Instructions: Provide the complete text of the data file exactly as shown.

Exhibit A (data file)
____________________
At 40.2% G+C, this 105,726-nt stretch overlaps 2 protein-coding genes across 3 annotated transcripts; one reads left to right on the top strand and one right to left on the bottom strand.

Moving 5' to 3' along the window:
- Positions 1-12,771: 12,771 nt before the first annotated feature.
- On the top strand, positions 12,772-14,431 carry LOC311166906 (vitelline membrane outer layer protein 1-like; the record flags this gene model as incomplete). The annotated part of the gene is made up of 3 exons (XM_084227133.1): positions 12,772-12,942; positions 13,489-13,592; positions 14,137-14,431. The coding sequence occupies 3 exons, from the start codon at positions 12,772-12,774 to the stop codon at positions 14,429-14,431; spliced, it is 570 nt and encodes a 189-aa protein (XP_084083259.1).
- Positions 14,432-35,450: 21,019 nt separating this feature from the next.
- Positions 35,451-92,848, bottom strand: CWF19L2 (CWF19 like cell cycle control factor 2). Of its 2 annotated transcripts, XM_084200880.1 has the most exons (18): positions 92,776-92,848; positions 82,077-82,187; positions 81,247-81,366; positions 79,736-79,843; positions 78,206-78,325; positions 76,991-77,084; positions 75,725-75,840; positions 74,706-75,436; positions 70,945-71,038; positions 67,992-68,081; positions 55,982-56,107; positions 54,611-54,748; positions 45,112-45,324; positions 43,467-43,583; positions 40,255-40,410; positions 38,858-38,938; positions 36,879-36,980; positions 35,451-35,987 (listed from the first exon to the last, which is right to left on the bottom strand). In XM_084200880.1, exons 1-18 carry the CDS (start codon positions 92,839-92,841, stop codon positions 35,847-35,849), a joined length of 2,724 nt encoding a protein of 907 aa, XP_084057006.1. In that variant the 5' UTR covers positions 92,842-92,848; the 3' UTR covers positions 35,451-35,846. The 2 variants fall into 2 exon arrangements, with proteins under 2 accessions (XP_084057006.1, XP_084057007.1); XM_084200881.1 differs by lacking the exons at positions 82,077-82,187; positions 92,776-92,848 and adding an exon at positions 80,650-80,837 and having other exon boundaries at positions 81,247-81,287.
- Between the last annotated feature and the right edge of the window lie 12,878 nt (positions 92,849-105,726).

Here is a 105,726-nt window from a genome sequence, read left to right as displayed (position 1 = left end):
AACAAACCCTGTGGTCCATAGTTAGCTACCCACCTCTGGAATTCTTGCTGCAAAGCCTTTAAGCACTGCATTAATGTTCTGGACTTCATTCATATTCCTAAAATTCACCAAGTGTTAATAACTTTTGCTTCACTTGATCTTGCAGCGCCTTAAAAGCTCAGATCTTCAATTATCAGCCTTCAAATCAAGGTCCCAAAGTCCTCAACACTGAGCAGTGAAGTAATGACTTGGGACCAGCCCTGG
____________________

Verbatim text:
At 40.2% G+C, this 105,726-nt stretch overlaps 2 protein-coding genes across 3 annotated transcripts; one reads left to right on the top strand and one right to left on the bottom strand.

Moving 5' to 3' along the window:
- Positions 1-12,771: 12,771 nt before the first annotated feature.
- On the top strand, positions 12,772-14,431 carry LOC311166906 (vitelline membrane outer layer protein 1-like; the record flags this gene model as incomplete). The annotated part of the gene is made up of 3 exons (XM_084227133.1): positions 12,772-12,942; positions 13,489-13,592; positions 14,137-14,431. The coding sequence occupies 3 exons, from the start codon at positions 12,772-12,774 to the stop codon at positions 14,429-14,431; spliced, it is 570 nt and encodes a 189-aa protein (XP_084083259.1).
- Positions 14,432-35,450: 21,019 nt separating this feature from the next.
- Positions 35,451-92,848, bottom strand: CWF19L2 (CWF19 like cell cycle control factor 2). Of its 2 annotated transcripts, XM_084200880.1 has the most exons (18): positions 92,776-92,848; positions 82,077-82,187; positions 81,247-81,366; positions 79,736-79,843; positions 78,206-78,325; positions 76,991-77,084; positions 75,725-75,840; positions 74,706-75,436; positions 70,945-71,038; positions 67,992-68,081; positions 55,982-56,107; positions 54,611-54,748; positions 45,112-45,324; positions 43,467-43,583; positions 40,255-40,410; positions 38,858-38,938; positions 36,879-36,980; positions 35,451-35,987 (listed from the first exon to the last, which is right to left on the bottom strand). In XM_084200880.1, exons 1-18 carry the CDS (start codon positions 92,839-92,841, stop codon positions 35,847-35,849), a joined length of 2,724 nt encoding a protein of 907 aa, XP_084057006.1. In that variant the 5' UTR covers positions 92,842-92,848; the 3' UTR covers positions 35,451-35,846. The 2 variants fall into 2 exon arrangements, with proteins under 2 accessions (XP_084057006.1, XP_084057007.1); XM_084200881.1 differs by lacking the exons at positions 82,077-82,187; positions 92,776-92,848 and adding an exon at positions 80,650-80,837 and having other exon boundaries at positions 81,247-81,287.
- Between the last annotated feature and the right edge of the window lie 12,878 nt (positions 92,849-105,726).

Here is a 105,726-nt window from a genome sequence, read left to right as displayed (position 1 = left end):
AACAAACCCTGTGGTCCATAGTTAGCTACCCACCTCTGGAATTCTTGCTGCAAAGCCTTTAAGCACTGCATTAATGTTCTGGACTTCATTCATATTCCTAAAATTCACCAAGTGTTAATAACTTTTGCTTCACTTGATCTTGCAGCGCCTTAAAAGCTCAGATCTTCAATTATCAGCCTTCAAATCAAGGTCCCAAAGTCCTCAACACTGAGCAGTGAAGTAATGACTTGGGACCAGCCCTGG